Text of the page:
Sarah Slean and Symphony Nova Scotia
Award-winning Canadian songstress Sarah Slean is a nationally beloved actress, poet, and composer, and her two live performances with Maestro Bernhard Gueller and Symphony Nova Scotia earned rave reviews, multiple standing ovations, and nationwide CBC broadcasts. Audience members praised the collaborations as “magical” and “a match made in heaven”.
Now, Symphony Nova Scotia, Sarah Slean, and Maestro Gueller are proud to release a brand-new recording featuring boundary-crossing highlights from both live performances: the moving, heartfelt Lamento and its blissful counterpart, Ecstasy, both written for Sarah by acclaimed Canadian composer Christos Hatzis.
“Marvellously colourful and dramatic” (The Chronicle Herald)
“Meant to be a crossover piece to heal the seeming divide between the pop world of Sarah Slean and the classical music world of Christos Hatzis, Ecstasy positions Symphony Nova Scotia at the forefront of new, creative music that transcends any stylistic boundaries.” (CBC)
Thank you to NAXOS and FACTOR CANADA for making this recording possible
Click here to watch a video of Sarah Slean and Symphony Nova Scotia performing Ecstasy.
Music of Franz Schubert (1797-1828)
Conducted by Bernhard Gueller
Featuring Andrea Ludwig, mezzo-soprano
Released 2017 on Symphony Nova Scotia Media
“On this recording, we combined Schubert’s Symphony no. 3 and orchestrated songs to show the development and progress Schubert made within 13 years. He wrote the Symphony no. 3 at age 18, and the songs from the Winterreise cycle are from the last year before his death. And the difference between them is astonishing.” – Bernhard Gueller
Thank you to NAXOS and the Tintner Foundation for making this recording possible
Please click here to view a video from the concert.
The How and Why of Memory
- Music of Tim Brady performed by Symphony Nova Scotia
- Conducted by Bernhard Gueller
- Released September 2015 on CMC
ECMA Classical Recording of the Year 2016! Featuring three Tim Brady pieces performed by Symphony Nova Scotia: Violin Concerto with Robert Uchida, Symphony #4, and Viola Concerto with Jutta Puchhammer-Sédillot.
Dancing in the Light
- Music of Christos Hatzis
- Conducted by Bernhard Gueller
- Featuring soloists Rivka Golani (viola), Beverley Johnston (percussion) and Suzanne Lemieux (oboe)
- Released September 2006 on CBC Records
“The orchestra, superbly directed by Gueller, whose understanding of what Hatzis had in mind went far deeper than the notes, plays compellingly and brilliantly.” – Chronicle Herald, December 2006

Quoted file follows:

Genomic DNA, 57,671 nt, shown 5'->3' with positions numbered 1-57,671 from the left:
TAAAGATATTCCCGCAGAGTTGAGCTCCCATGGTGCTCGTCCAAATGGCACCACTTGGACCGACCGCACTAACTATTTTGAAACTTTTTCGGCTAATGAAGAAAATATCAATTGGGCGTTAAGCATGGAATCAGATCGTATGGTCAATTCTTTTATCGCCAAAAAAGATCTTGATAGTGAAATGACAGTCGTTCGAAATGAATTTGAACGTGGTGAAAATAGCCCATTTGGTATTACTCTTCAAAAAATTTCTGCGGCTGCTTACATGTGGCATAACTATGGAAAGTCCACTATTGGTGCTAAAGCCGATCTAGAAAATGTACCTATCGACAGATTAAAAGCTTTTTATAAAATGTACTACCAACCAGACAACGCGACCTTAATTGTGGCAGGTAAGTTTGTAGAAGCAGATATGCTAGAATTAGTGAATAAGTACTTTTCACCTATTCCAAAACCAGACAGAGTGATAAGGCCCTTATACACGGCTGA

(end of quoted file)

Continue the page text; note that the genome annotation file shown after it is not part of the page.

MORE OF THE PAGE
To listen to an MP3 clip from the CD, click here.
Tintner Memorial Collection
Released 2002-2003 on NAXOS
- Vol 1: Mozart Symphonies No. 31, 35, and 40
- Vol 2: Schubert Symphonies No. 8, 9
- Vol 3: Beethoven Symphony No. 4 – Schumann Symphony No. 2
- Vol 4: Haydn Symphonies Nos. 103, 104
- Vol 5: Brahms Symphony No. 3, Serenade No. 2
- Vol 6: Beethoven Symphony No. 3 – Sibelius Symphony No. 7
- Vol 7: Mozart Idomeneo Overture, Symphonies Nos. 34, 41
- Vol 10: Music of Frederick Delius (1994 re-release)
- Vol 11: Mozart Marches & Dances, Les Petits Riens (1991 re-release)
- Vol 12: Colonial Diversions: Miniatures by Grainger/Lilburn
*Please note: Volumes 8, 9, and 13 are not available through Symphony Nova Scotia as they were recorded with the Canadian National Youth Orchestra.
- Conducted, composed, and arranged by Howard Cable
- Featuring soloists David Greenberg (violin), Chilina Kennedy, Suzanne Lemieux (oboe), Ian McKinnon (bagpipes), David Parker (horn) and Anne Rapson (violin)
- Released 2003 on CBC Records
“A record that’s fit for all seasons… only a musician with Cable’s extraordinary scope and fine ear for orchestral rhetoric could combine so many styles into one fine CD.” – Chronicle Herald, March 2003
MacKinnon’s Brook Suite
- Conducted and composed by Scott Macmillan
- Featuring Ian MacKinnon (tin whistle/bagpipes)
- Released 2001 on Warner Music
“Macmillan’s dynamic music rolled and tumbled and soared, through the hard Atlantic crossing, the back-breaking clearing of land, the joys of family and disappointment and tragedy that also inevitably came… earthy folk stories in the elegant language of symphonic music.” – The Daily News, October 2001